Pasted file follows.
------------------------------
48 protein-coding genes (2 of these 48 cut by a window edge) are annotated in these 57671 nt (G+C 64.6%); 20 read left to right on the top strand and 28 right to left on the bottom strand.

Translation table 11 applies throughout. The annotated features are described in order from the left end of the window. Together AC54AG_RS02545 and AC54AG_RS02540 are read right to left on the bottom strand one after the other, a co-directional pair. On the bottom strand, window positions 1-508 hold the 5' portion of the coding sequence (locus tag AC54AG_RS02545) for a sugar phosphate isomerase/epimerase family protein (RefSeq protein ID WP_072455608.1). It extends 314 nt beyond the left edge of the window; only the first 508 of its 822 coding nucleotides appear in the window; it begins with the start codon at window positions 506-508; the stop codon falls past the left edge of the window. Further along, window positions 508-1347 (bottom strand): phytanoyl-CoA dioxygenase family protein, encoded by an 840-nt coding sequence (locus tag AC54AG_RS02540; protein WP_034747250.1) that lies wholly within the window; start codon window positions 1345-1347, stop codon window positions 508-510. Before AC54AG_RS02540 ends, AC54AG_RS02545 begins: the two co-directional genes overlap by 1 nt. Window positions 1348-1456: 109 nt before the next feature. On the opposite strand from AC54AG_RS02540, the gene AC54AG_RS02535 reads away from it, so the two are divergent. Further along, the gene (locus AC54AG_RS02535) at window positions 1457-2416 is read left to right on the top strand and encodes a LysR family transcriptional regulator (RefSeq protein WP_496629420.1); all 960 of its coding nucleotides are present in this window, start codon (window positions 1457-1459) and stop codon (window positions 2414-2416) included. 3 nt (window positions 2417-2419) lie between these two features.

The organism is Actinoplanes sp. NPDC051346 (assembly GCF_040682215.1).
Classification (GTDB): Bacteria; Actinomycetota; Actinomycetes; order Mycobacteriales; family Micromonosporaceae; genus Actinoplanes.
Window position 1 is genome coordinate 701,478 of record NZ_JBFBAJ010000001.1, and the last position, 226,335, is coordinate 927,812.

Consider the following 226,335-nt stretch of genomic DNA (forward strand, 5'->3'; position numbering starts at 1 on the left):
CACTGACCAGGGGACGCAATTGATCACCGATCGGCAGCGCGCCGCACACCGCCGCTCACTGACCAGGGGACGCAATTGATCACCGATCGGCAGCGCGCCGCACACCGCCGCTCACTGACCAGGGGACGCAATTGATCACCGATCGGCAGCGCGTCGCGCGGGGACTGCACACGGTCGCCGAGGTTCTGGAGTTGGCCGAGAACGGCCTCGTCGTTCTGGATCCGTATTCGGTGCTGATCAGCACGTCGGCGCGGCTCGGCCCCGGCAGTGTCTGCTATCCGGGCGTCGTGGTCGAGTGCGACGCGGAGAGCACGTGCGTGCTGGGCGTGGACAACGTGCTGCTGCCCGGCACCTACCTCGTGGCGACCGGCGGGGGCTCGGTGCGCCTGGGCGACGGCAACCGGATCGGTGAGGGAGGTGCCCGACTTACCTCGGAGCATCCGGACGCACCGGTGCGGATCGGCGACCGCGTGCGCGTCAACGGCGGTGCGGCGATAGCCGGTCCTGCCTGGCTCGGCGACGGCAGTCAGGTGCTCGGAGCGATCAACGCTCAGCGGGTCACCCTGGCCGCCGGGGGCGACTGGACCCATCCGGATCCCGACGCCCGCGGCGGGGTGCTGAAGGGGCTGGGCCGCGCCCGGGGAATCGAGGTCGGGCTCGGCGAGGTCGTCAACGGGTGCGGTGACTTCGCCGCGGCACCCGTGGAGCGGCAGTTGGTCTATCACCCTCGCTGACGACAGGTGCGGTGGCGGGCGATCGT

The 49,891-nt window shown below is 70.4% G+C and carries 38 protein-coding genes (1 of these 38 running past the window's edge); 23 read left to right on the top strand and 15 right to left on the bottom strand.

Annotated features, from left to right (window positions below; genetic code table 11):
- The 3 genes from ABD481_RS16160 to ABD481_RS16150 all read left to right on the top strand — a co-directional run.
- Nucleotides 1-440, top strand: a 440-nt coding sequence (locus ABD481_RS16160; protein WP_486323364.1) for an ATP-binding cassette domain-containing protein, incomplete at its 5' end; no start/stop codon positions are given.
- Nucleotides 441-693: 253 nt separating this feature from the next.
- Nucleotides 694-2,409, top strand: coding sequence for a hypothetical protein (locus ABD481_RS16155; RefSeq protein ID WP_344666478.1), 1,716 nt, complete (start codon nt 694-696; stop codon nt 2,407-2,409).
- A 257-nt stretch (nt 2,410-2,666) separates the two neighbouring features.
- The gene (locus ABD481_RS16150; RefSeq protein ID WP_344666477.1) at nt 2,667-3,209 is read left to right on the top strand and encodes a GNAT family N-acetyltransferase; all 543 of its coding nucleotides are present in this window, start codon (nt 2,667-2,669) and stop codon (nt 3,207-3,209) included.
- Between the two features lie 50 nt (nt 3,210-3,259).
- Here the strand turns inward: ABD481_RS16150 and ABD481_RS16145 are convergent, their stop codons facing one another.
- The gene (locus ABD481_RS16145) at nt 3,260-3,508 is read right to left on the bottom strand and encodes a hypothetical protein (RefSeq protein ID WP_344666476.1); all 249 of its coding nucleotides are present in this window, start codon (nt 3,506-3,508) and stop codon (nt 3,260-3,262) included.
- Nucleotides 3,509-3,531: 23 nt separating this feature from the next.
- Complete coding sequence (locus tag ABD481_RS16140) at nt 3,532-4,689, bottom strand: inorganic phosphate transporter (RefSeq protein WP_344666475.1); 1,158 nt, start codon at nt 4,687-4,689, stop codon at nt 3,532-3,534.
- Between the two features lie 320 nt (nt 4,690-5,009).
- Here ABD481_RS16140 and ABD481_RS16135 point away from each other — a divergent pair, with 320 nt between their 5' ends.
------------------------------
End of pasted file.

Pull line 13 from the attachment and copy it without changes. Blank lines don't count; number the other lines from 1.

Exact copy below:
- Nucleotides 694-2,409, top strand: coding sequence for a hypothetical protein (locus ABD481_RS16155; RefSeq protein ID WP_344666478.1), 1,716 nt, complete (start codon nt 694-696; stop codon nt 2,407-2,409).